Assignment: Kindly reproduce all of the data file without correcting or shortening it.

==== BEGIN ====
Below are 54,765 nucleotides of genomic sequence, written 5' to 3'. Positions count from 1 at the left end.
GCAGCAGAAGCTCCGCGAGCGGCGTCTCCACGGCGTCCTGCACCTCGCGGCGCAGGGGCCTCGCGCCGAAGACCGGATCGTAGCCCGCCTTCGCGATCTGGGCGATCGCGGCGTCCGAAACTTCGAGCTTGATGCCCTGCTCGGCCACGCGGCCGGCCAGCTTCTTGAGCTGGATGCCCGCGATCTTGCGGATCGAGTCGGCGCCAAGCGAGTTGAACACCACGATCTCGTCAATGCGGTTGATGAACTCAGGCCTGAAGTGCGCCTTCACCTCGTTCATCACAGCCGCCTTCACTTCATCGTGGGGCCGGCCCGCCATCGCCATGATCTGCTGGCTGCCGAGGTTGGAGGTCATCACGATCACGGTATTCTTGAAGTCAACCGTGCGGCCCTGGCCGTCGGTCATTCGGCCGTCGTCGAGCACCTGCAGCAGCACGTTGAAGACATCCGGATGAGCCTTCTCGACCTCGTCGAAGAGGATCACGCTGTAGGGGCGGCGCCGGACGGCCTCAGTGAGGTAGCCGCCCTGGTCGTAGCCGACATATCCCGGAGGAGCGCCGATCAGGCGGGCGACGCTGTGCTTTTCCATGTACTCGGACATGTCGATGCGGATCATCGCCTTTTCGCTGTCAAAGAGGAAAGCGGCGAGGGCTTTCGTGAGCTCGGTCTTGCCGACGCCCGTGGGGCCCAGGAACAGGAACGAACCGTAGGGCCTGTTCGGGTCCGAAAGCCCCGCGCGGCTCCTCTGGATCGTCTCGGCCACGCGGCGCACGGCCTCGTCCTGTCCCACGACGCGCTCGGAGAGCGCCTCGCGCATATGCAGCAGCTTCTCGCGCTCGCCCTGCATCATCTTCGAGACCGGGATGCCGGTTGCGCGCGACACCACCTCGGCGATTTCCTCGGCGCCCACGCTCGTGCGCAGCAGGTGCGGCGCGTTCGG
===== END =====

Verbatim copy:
Below are 54,765 nucleotides of genomic sequence, written 5' to 3'. Positions count from 1 at the left end.
GCAGCAGAAGCTCCGCGAGCGGCGTCTCCACGGCGTCCTGCACCTCGCGGCGCAGGGGCCTCGCGCCGAAGACCGGATCGTAGCCCGCCTTCGCGATCTGGGCGATCGCGGCGTCCGAAACTTCGAGCTTGATGCCCTGCTCGGCCACGCGGCCGGCCAGCTTCTTGAGCTGGATGCCCGCGATCTTGCGGATCGAGTCGGCGCCAAGCGAGTTGAACACCACGATCTCGTCAATGCGGTTGATGAACTCAGGCCTGAAGTGCGCCTTCACCTCGTTCATCACAGCCGCCTTCACTTCATCGTGGGGCCGGCCCGCCATCGCCATGATCTGCTGGCTGCCGAGGTTGGAGGTCATCACGATCACGGTATTCTTGAAGTCAACCGTGCGGCCCTGGCCGTCGGTCATTCGGCCGTCGTCGAGCACCTGCAGCAGCACGTTGAAGACATCCGGATGAGCCTTCTCGACCTCGTCGAAGAGGATCACGCTGTAGGGGCGGCGCCGGACGGCCTCAGTGAGGTAGCCGCCCTGGTCGTAGCCGACATATCCCGGAGGAGCGCCGATCAGGCGGGCGACGCTGTGCTTTTCCATGTACTCGGACATGTCGATGCGGATCATCGCCTTTTCGCTGTCAAAGAGGAAAGCGGCGAGGGCTTTCGTGAGCTCGGTCTTGCCGACGCCCGTGGGGCCCAGGAACAGGAACGAACCGTAGGGCCTGTTCGGGTCCGAAAGCCCCGCGCGGCTCCTCTGGATCGTCTCGGCCACGCGGCGCACGGCCTCGTCCTGTCCCACGACGCGCTCGGAGAGCGCCTCGCGCATATGCAGCAGCTTCTCGCGCTCGCCCTGCATCATCTTCGAGACCGGGATGCCGGTTGCGCGCGACACCACCTCGGCGATTTCCTCGGCGCCCACGCTCGTGCGCAGCAGGTGCGGCGCGTTCGG